Park group could collapse after lake dispute sparks resignations

DM17417193a.jpg. Trees cut in Mewsbrook Park Littlehampton. Clive and Sue Fennell and Tony Carter, right, beside the trees that were cut through. Photo by Derek Martin SUS-170404-175239008
DM17417193a.jpg. Trees cut in Mewsbrook Park Littlehampton. Clive and Sue Fennell and Tony Carter, right, beside the trees that were cut through. Photo by Derek Martin SUS-170404-175239008

A park group is on the verge of collapse after a dispute with the council led to two key members resigning.

Clive and Sue Fennell will stand down as chairman and secretary of the Friends of Mewsbrook Park at the end of the month after feeling ignored by Arun District Council about the condition of the lake.

They want a group of slaves but we are a group with brains

Clive Fennell

Sue, 51, said she felt ‘totally let down’: “I have been volunteering for 30 years and this is the first time I have not felt respected as a volunteer.

“We have done a brilliant job in bringing the group into the 21st century, the community are behind us because they know we love the park, but when you take things forward to the council on behalf of the public it is like hitting your head against a brick wall.”

Clive said last year the council lowered the lake’s water levels to kill off the spiral tasselweed that grew there, ignoring the group’s warning that it was a food source for native birds.

As a result, Clive said a lot of wildlife has left the lake, and no cygnets survived this year. He added that the exposed mud caused a foul smell and scum coated the water due to an aerator which was installed to counter the lack of plantlife.

After this, the working relationship with the council broke down, prompting Clive and Sue’s departure. The group needs replacements or it will disband after 13 years.

It is one of the mayor of Littlehampton’s charities for the year, and raised £5,000 in the last 12 months for projects including a sculpture which will be unveiled on Friday. The couple will make sure all outstanding projects are finished before they leave and any surplus grant money is given back to the donators.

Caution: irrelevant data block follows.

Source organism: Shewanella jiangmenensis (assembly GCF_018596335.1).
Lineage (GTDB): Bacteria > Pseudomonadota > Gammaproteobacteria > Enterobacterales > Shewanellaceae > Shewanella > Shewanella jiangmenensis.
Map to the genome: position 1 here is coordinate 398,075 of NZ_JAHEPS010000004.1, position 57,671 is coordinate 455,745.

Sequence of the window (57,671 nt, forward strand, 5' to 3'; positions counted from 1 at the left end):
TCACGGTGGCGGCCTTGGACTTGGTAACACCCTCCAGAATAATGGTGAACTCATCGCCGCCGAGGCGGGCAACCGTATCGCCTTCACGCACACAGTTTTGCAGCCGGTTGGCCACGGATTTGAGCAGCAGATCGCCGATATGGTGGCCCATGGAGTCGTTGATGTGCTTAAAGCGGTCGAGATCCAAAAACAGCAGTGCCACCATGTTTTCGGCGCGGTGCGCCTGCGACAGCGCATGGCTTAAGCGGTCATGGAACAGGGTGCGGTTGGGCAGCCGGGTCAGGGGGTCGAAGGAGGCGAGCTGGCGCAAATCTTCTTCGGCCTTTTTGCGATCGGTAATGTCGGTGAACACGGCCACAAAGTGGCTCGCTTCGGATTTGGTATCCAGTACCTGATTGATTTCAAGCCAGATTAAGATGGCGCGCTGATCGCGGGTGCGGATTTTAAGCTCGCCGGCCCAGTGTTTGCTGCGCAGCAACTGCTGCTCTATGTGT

Clive and Sue volunteered for 10 years for Rickmansworth Waterways Trust, which recently received a group MBE for its work. Under their tenure, the Friends of Mewsbrook Park has trebled in size from 35 members to 100, including children and young families.

Clive, 56, was also key in getting a public meeting with Sussex Police after a string of vandalism incidents.

He felt the council just wanted them to be ‘rubbish pickers’ and run children’s activities: “They want a group of slaves but we are a group with brains.”

He called for Arun District Council to approve a new charter for the group – but a council spokesman said it was up to the group to decide its own future.

The spokesman said the council and the Friends of Mewsbrook Park had worked together to get the Green Flag Award for the last 13 years at the park, which provided ‘independent verification’ that its management was up to scratch.

But Sue Fennell said the award was given on the merit of last year’s judgement, and believed that had judges come to the park this year, it may not have got the Green Flag.

The council spokesman said the lake’s primary role was as a flood alleviation system for nearby development, which is what Arun has focused on – and this was ‘clearly communicated’ to the group.

They said: “The council is looking forward to working positively with the Friends of Mewsbrook Park and would like to thank both Clive and Sue for the considerable time and effort both have put into their roles.”